# Math Art

# Arakawa at Gagosian Gallery

# Proyectosmonclova Gallery at the Armory Show – New York City

It is March of n NYC so it is time for the giant art fairs. This year at the Armory show on Pier 94 galleries from all over the world brought an exciting assortment of work.

The Proyectosmonclova gallery from Mexico City exhibited the work of two artists whose work have Mathematical implications.

Gabriel de la Mora’s “193,200” from 2019 has two distinct mathematical themes, both geometric and numerical.The use of parallel lines with increasing frequency from top to bottom creates an electrifying pulse of geometric forms. The three rectangular horizontal rows explore the idea of positive and negative space. This work was created using 7;728 used sides from 3,864 match boxes from 193,200 burnt matches. The act of counting each of these elements expresses the intensity and detail in De la Mora’s artistic practice.

Eduardo Terrazas creates geometric forms using wool yarn on wood boards for the series “ Possibilities of a Structure” from 2018. Each of these works have an underlying stitch pattern featuring order 4 rotational symmetry and a circle inscribed within the square structure of the board. The symmetry is broken by highlighting some of the geometric forms with colored thread. Each shape possesses one curvilinear side. The concept of a non symmetrical pattern with a symmetrical framework offers a refreshing way to look at geometry.

Susan Happersett

# Finding Fibonacci

# “Falling into Place” at Odetta Gallery

The Odetta Gallery in Brooklyn is currently presenting a group show titled “Falling into Space”. It explores how physical forces affect the position of objects the artists each utilized a distinct geometric language.

Mary Schiliro’s acrylic painting on Mylar “Cat’s Cradle 7” from 2006 incorporates two columns of circular cutouts. The vertical line of reflection symmetry resulting from the cutouts is subverted by the fluid veil of blue transparent paint.

Schiliro’s installment “Disembody” from 2017 continues the theme of a straight line of circular cutouts. The long Mylar ribbon is presented in loops hung from a plexiglass rod running through the center of the gallery. The forces of gravity creating the undulating curtain. The cutaways lined up to create a series of voids illustrating the concept of positive and negative space.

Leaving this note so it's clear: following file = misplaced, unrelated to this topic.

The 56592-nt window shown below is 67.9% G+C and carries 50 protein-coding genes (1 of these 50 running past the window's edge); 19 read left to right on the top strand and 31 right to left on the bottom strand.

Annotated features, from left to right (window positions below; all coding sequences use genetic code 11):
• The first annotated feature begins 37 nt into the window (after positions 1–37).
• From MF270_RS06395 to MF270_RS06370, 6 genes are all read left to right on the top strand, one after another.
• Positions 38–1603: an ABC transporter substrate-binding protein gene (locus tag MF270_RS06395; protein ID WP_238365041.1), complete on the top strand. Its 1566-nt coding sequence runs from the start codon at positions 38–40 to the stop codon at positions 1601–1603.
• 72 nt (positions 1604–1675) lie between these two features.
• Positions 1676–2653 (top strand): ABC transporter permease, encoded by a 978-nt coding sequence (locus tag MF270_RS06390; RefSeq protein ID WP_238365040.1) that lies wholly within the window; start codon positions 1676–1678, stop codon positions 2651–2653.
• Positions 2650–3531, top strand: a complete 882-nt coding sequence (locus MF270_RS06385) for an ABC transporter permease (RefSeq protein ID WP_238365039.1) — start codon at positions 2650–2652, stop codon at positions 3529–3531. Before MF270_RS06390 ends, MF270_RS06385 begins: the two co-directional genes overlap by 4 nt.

Daniel G Hill’s wire frame wall drawing “Dishtowel Fold” from 2018 is a construction using straight lines to present the basic outline and folds of a form effected by gravity. The two ends are isosceles right triangles. The left hand triangle flush against the wall and the right hand triangle falling forward off the plane.

All of the work in “Falling into Place” involves each artists’ geometric processes in a very personal way. The viewer can move through the gallery and interact with each piece on a very human level.

Susan Happersett

# Josef Albers at David Zwirner

# More Art at JMM Exhibition

# Exhibition of Mathematical Art at the 2019 Joint Mathematics Meetings in Baltimore

# Knitting Circle at Joint Mathematics Meeting – JMM Baltimore 2019

This year the Joint Mathematics Meeting was held in Baltimore Maryland. There has been a lot of discussion into the mathematics involved in the patterns of knitting, crocheting and other needle crafts. One of the featured events at the conference was a Knitting Circle, where people could work on, and share, their fiber arts projects. Much of the work being produced had a mathematical component. Here are a few photos from the gathering.

Much more from JMM next week.

Susan Happersett

# Julio Le Parc at the Met Breuer

The MET Breuer is currently presenting a solo exhibition of the work of Julio Le Parc. Focusing predominantly on his work made around the year 1959, just at the time the Argentinian artist moved to Paris. Much of the work on display involves the use of sequences of geometric figures to create a sense of movement through space.

In “Rotation of Fractioned Circles” each of the unevenly divided circles remain the same. It the position of the dividing chord within each circle that changes as the circle rotates 10 degrees around it center point. The progression follows left to right then down to the next line then left to right again.

“Metamorphosis of a Line” is a series of nine panels beginning on the left with a horizontal line segment. This line segment seems to fold open becoming a rhombus with obtuse angles at the top and bottom vertices. These angles become smaller. On the fifth panel all vertices are 90 degree angles forming a square. The angles of the top and bottom vertices continue to decrease. The angles of the side vertices of become obtuse until the rhombus folds inward leaving a vertical line segment.

Le Parc’s elegant and precise gouaches illustrate geometric forms changing and moving through a series of consecutive images. These works are the precursor to his later Kinetic art in the 1960’s.

Susan Happersett